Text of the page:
Spain in the Pacific

The fortifications that were erected by the Spanish Crown in its overseas territories is the largest collection of defence constructions

ever to be built by one organizing authority.

Faced with the threat of other foreign powers, pirates, privateers and buccaneers, the Spanish Crown decided upon a dual defence system. One of these was mobile and comprised "the Fleet": this provided dynamic defence, with fixed periods of vigilance and a single patrol circuit. The other was fixed and comprised static defence by means of fortification of the principle ports, which in turn became fortified cities.

Besides fortifications, these ports had a series of characteristics in common: the bays which protected them, the hydraulic engineering which was developed within them, and the existence of specific support infrastructure such as shipyards and warehouses.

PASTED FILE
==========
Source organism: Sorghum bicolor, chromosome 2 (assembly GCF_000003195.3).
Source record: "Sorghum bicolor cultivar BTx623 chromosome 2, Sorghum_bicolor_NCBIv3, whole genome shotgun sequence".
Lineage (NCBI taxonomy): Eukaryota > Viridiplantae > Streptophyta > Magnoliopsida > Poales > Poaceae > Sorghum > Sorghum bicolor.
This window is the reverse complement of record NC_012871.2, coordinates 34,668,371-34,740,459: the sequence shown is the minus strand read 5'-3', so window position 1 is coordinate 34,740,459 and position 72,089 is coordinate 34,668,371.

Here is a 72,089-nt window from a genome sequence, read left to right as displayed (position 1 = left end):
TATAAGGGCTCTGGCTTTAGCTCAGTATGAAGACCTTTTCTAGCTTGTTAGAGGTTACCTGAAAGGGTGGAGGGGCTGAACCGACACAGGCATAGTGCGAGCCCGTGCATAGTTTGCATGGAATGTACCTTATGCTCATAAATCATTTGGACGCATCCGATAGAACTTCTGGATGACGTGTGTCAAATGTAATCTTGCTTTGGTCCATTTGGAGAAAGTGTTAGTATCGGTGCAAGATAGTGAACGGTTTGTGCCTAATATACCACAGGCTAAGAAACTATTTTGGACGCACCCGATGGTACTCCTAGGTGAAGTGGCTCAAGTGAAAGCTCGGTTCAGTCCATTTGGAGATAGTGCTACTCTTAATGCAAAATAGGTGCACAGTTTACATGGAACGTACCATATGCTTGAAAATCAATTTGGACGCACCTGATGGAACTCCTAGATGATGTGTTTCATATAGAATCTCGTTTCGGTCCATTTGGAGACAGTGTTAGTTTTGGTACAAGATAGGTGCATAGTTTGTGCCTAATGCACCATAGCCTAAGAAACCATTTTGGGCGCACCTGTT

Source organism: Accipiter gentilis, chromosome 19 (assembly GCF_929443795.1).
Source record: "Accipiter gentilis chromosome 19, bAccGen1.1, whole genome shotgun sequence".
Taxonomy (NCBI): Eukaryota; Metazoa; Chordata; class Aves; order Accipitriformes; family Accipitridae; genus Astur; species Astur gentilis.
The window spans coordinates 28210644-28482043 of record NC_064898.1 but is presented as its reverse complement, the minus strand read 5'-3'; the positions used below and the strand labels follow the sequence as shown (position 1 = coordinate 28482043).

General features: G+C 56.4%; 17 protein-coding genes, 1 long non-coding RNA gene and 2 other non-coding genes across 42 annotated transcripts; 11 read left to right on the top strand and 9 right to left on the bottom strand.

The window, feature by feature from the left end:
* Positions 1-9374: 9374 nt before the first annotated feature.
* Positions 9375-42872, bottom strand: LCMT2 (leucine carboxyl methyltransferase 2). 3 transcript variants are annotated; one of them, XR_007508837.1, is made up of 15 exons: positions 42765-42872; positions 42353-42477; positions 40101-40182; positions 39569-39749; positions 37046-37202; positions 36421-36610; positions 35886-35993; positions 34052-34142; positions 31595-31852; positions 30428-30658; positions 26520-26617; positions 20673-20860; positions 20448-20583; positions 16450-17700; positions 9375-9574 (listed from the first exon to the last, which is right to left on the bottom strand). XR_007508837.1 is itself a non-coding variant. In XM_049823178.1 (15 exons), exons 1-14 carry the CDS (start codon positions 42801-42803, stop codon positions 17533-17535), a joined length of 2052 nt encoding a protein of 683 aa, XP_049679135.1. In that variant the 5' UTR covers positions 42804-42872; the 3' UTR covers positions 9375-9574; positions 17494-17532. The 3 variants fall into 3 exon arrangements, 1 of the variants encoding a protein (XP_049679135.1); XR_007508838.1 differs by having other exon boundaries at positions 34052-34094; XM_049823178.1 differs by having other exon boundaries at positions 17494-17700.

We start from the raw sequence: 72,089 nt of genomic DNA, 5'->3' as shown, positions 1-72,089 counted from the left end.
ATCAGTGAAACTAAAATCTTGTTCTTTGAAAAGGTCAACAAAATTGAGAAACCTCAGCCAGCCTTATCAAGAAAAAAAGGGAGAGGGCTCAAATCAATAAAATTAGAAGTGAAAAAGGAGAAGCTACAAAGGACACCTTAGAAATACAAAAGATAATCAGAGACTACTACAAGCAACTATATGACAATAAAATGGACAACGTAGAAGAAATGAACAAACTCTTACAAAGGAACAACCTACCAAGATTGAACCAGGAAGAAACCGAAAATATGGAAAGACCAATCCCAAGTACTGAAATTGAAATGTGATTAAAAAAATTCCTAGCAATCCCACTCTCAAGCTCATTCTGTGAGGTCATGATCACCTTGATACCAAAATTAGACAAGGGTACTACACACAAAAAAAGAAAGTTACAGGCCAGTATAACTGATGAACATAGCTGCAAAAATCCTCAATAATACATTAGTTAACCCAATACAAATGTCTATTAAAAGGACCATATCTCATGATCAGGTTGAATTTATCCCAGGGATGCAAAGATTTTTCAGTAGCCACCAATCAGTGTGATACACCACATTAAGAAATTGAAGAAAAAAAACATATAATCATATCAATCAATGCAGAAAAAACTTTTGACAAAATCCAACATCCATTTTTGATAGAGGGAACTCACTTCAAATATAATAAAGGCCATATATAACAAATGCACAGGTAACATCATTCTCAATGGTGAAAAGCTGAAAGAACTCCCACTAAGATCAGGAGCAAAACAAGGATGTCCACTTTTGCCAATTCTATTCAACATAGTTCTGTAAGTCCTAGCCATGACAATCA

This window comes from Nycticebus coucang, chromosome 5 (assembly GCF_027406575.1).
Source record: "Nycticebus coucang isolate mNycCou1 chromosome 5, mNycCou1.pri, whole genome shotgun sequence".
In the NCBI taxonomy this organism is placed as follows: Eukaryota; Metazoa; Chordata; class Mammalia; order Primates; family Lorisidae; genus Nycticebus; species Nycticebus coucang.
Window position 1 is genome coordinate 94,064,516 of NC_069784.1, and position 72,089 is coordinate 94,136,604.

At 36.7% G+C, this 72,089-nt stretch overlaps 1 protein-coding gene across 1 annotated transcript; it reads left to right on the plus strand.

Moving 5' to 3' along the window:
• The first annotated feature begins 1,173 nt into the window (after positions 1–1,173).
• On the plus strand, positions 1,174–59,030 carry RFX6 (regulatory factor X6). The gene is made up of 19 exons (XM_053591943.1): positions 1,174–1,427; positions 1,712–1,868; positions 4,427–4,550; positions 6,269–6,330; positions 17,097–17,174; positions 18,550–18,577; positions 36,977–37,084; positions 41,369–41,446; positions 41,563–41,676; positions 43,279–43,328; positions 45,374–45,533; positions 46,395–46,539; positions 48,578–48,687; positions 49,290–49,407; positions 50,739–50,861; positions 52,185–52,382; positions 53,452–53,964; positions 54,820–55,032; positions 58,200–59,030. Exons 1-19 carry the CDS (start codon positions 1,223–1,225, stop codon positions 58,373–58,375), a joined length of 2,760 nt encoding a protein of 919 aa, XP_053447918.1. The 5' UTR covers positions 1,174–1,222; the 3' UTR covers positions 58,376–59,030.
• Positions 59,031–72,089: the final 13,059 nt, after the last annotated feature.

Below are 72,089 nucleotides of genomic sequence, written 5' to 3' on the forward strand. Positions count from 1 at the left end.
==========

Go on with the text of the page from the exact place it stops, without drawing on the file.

Renaissance techniques and designs were assimilated by the engineers working under the Spanish Crown, adapting these to each individual case. Fortifications were brought in line with the requirements of each different region, and practical experience took precedence over any theoretical approach. The number, dimensions and extension of the fortifications built in the New World eventually created a type of defence known as the Spanish buttressed fortification.

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Article and Image Source: http://www.armada15001900.net/

Keywords: Spain, Pacific, Philippines, Manila, Fortifications, Military Architecture




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